TroppoSphere, in case Missing Link email subscribers haven’t noticed, is now available as a convenient gateway to a world of news and expert opinion and analysis for those with feed reader phobia. It contains feeds to most of the blogs and other sources whose best/selected content we most regularly feature in Missing Link, as well as general news feeds and those from selected online magazines like openDemocracy, Reason, Slate, Spiked, New Matilda, Australian Opinion Online and Online Opinion.

About Ken Parish

Ken Parish is a legal academic at Charles Darwin University, with research areas in public law (constitutional and administrative law) and teaching & learning theory and practice. He has been a legal academic for almost 12 years. Before that he ran a legal practice in Darwin for 15 years and was a Member of the NT Legislative Assembly for almost 4 years in he early 1990s.
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10 Responses to Missing Link Daily

  1. Jason Wilson says:

    I had a good time over on sidelined too, gilmae ;)

  2. JC says:

    Interesting opinion from Gary quoting the Monash academic.

    Charles Livingstone, senior lecturer in the Department of Health Science at Monash University, says that what private health insurance does is help people jump the queue, as Howard government advertising highlighted. It does this by paying practitioners more in the private system, and exploiting the differential created between public sector rates of remuneration and those on offer in the private sector

    So in order to stop queue jumping we should:

    1. Prevent people from seeking treatment outside medicare etc. through laws? And if we impose laws should the patient along with the doctor receive a fine, a jail sentence or just one of the potential lawbreakers?

    2. Should we impose a restrictions on doctors not seeing patients outside the system and if they do should we impose harsh sanctions? Jail, fine , both?

    3. Should we impose a law on Australian seeking medical treatment outside the country as that should also be considered line jumping and if so how would it be policed? Should all overseas travelers maintain a travel diary that clearly shows where they were at any particular time. Would the diary run the risk of audit?

    These are fair questions to ask if we’re to prevent “line jumpers” getting unfair advantage by paying for their treatment. So has Gary considered any of these questions?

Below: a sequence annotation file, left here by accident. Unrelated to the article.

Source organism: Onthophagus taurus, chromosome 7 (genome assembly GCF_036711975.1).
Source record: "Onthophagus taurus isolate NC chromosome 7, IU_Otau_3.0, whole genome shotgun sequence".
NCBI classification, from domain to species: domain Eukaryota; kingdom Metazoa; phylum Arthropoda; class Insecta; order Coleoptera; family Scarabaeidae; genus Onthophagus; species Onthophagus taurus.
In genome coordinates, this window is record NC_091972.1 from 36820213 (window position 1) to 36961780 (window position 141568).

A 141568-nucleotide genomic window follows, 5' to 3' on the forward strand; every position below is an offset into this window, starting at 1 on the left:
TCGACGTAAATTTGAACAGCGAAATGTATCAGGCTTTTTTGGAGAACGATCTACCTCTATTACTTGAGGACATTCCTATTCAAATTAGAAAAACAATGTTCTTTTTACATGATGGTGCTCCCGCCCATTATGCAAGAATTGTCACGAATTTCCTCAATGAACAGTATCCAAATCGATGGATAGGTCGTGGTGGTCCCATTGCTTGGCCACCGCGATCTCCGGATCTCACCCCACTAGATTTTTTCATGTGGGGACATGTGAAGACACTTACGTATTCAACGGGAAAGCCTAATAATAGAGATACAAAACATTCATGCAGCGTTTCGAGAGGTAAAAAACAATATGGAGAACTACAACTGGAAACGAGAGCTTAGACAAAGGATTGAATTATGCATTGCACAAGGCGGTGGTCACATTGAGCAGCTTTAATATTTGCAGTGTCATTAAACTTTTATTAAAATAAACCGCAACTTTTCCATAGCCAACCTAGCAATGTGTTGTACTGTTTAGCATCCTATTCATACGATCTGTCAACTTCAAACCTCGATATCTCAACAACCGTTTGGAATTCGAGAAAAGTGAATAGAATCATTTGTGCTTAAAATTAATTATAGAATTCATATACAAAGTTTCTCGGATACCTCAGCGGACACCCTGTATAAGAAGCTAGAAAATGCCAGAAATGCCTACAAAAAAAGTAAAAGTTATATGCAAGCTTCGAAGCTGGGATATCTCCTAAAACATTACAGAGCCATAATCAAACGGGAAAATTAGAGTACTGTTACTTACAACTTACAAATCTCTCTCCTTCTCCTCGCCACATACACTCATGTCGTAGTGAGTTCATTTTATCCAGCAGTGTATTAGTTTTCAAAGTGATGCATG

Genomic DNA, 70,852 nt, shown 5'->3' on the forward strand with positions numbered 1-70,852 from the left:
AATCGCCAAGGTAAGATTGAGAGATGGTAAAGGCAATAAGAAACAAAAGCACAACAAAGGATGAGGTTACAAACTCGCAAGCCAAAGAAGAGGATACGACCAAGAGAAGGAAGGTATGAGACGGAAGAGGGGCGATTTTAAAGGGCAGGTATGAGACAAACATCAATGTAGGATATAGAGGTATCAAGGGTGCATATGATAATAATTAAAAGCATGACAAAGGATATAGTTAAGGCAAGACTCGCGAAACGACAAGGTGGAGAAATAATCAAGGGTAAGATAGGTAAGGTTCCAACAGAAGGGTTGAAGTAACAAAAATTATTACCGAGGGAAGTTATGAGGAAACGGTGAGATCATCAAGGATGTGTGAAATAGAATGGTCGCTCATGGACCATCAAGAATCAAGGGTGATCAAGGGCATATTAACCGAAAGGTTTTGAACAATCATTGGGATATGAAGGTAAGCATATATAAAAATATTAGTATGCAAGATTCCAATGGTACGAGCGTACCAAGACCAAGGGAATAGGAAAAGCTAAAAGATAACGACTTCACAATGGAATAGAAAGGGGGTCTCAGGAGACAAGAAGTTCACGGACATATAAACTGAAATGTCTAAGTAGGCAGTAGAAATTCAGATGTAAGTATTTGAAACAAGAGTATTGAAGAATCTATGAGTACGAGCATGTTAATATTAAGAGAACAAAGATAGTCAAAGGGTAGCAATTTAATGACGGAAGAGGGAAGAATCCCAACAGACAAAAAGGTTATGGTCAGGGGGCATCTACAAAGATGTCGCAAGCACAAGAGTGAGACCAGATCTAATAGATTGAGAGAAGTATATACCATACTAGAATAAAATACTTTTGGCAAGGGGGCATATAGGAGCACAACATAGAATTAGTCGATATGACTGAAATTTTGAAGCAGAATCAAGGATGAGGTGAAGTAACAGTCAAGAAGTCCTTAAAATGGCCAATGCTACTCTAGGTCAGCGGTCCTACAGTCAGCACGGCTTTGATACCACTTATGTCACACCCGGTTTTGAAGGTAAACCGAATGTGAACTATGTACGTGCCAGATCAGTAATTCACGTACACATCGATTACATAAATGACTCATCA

3. NPOV says:

    I didn’t actually see anything in that article that suggest that it was somehow immoral to pay more to “jump the queue”.

    If some people care enough about getting treatment faster, then they will pay extra money for that service, just as they will pay extra for having their own rooms etc. What I would object to is paying higher (private) health insurance to obtain access to more expensive procedures and drugs. Those are not things you choose simply because they seem like a good thing to have: they’re something you need when you have rare and difficult medical conditions: i.e., not a matter of personal volition.

    Did anyone watch the quite good doco on SBS the other night comparing various healthcare systems around the world?

  4. David says:

    NPOV – Yeah, interesting stuff. I switched over ’cause the ABC was giving me the shits, and caught most of it quite by accident. I’m interested in the Taiwanese smart-card solution. I wonder if anyone in the Commonwealth health dept has had the wit to look at it. The bloke narrating kept talking about health premiums being around $US700 per month, though, which worried me. I don’t pay much more than that per year for private cover, and feel that’s excessive. (I only have it because I’m getting to the age where I may need hip and knee replacements. I actually have an ideological objection to it, and wrestle with my conscience regularly.)

  5. Jacques Chester says:

    I would have titled that sculpture “Marxist, Mouse, Messiah”.

  6. marcellous says:

    Thanks for the kind words, KP. I thought I should let you know that in the title of my post (now corrected) which you have followed, I misspelt “Morriset.” Notwithstanding numerous instances to the contrary, more authoritative usages have only one s.

    No need to keep this comment for posterity unless you think the spelling is of inherent interest.

  7. Ken Parish says:

    Jacques

    I like Kosolapov’s title better because it’s ambiguous. Which one is which?

  8. Vee says:

    1. Yes that’s all Private Health Cover is, gets you in when needed instead of waiting, it also never saves you any money no matter how old you are or what you earn, even with the rebate. The one qualification of that is it may save you money if you’re chronically ill or your ill health is a persistent long term problem.

    2. As a Blues supporter in Origin, yes the referee did give the opposition a lot of unnecessary help and perpetrated a double standard in his decisions. That is the worst adjudication of rugby league I have seen since the International Judiciary didn’t suspend Nigel Vagana for his dirty high tackle in a match a few years ago.

  9. gilmae says:

    /points and laughs at Vee unleashing the traditional excuse for a beaten side

  10. Niall says:

    The 457 Visa is an interesting creature. It allows British citizen fathers to sponsor sons into the country to take over directorship of major companies, which ASIC smiles upon, but doesn’t allow lenders to treat said sons as permanent residents, so they can buy their own home. Under a 457 visa, no-one qualifies. There other visa flavours which permit the same ASIC sanctioned happenings as well as permanent residency, which makes me wonder if all the right questions are being asked at the time of application.

    Interestingly, said son was quite able to buy his home with some help from Dad (company as well?), just so long as the loan didn’t have to be mortgage insured. The lender involved – one of the Big Four – simply turned a blind eye to the Visa restriction and applied a little commercial commonsense. Technically, the lender broke a federal law which requires non-permanent residents to obtain Foreign Investment Review Board approval for the purchase. FIRB were never consulted.

    It’s a perverse bureaucratic system we operate under.